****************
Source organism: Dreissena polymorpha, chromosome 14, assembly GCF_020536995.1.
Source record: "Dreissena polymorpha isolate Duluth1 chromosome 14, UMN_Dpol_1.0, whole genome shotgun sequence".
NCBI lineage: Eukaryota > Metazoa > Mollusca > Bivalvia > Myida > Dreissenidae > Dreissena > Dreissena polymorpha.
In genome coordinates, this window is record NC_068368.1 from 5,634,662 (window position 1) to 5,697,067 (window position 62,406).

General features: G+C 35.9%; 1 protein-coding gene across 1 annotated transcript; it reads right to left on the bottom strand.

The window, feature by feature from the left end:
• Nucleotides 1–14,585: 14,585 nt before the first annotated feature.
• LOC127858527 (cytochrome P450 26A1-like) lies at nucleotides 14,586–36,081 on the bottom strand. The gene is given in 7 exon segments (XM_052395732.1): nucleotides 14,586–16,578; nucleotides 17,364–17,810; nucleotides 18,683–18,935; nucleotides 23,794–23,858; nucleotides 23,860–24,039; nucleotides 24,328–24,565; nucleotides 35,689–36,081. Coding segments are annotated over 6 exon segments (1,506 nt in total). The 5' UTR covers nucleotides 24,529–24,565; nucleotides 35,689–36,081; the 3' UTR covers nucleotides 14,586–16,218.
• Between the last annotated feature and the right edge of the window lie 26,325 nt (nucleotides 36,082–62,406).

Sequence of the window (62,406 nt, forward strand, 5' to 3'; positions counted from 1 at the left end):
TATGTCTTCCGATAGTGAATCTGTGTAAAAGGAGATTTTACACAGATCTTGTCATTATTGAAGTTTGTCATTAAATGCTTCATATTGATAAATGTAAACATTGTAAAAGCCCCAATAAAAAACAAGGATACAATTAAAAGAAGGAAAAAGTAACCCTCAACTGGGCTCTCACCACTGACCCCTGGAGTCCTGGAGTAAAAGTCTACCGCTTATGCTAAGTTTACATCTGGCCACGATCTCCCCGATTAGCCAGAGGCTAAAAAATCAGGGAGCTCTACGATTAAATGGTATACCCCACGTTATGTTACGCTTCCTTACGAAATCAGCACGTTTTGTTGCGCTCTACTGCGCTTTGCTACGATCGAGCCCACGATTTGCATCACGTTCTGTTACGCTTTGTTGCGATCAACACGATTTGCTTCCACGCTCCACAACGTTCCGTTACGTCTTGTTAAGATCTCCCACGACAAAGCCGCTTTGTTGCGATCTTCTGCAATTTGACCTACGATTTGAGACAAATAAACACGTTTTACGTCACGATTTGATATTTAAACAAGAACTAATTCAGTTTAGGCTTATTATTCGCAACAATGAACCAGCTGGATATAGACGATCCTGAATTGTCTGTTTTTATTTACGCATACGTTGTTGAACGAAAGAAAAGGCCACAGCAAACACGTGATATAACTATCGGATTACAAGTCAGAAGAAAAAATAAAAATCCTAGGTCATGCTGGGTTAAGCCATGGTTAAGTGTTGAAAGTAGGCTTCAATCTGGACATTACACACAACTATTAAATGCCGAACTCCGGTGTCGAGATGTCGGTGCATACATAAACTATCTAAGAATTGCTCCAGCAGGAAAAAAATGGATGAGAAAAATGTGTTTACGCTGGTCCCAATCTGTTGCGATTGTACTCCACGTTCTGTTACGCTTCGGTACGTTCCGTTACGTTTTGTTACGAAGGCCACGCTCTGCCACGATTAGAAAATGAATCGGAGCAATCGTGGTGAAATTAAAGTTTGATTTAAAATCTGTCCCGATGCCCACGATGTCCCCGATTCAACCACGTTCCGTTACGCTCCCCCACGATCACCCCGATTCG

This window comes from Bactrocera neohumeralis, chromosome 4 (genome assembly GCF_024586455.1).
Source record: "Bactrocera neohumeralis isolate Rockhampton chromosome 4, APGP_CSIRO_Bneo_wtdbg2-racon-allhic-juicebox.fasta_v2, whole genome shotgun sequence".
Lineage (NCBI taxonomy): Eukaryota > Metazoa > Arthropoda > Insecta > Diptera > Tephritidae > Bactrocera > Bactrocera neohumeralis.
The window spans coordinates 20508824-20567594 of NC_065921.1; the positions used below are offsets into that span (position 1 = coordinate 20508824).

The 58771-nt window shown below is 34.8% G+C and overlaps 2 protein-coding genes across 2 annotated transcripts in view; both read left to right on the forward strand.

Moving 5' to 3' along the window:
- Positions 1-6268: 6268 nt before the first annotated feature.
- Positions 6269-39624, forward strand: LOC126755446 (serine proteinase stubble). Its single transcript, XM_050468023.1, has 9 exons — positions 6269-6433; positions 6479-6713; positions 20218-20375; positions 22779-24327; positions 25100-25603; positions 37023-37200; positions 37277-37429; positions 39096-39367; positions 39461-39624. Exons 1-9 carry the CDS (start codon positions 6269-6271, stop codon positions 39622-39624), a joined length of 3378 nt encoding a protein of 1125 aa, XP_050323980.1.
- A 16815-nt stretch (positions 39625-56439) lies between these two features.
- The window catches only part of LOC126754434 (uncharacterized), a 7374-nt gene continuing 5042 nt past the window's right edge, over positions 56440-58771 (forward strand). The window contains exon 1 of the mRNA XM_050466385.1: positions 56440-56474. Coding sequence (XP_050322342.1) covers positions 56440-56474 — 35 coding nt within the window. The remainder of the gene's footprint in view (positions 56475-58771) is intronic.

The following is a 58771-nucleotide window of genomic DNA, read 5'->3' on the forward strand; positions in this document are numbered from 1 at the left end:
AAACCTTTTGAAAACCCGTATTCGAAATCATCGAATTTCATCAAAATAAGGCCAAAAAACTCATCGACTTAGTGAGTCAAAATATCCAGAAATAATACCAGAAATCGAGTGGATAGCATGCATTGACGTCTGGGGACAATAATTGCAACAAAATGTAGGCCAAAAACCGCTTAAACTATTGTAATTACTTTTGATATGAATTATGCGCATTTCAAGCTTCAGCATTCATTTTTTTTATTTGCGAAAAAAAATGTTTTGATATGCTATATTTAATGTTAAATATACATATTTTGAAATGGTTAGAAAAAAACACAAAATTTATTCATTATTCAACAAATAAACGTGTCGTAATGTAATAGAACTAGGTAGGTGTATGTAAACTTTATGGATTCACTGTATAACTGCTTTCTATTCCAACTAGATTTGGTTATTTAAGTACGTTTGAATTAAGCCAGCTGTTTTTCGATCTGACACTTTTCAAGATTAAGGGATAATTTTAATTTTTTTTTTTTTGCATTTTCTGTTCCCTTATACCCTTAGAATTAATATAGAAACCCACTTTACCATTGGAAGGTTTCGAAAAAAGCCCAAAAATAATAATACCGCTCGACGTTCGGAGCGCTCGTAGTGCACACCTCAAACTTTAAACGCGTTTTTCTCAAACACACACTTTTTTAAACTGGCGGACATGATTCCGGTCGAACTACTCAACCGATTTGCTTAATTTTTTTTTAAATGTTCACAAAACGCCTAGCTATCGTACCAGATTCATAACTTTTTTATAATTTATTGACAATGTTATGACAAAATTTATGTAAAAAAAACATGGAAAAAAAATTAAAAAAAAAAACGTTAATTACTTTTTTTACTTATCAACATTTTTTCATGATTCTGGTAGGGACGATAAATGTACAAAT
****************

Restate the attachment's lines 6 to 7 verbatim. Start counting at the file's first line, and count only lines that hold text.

The window, feature by feature from the left end:
• Nucleotides 1–14,585: 14,585 nt before the first annotated feature.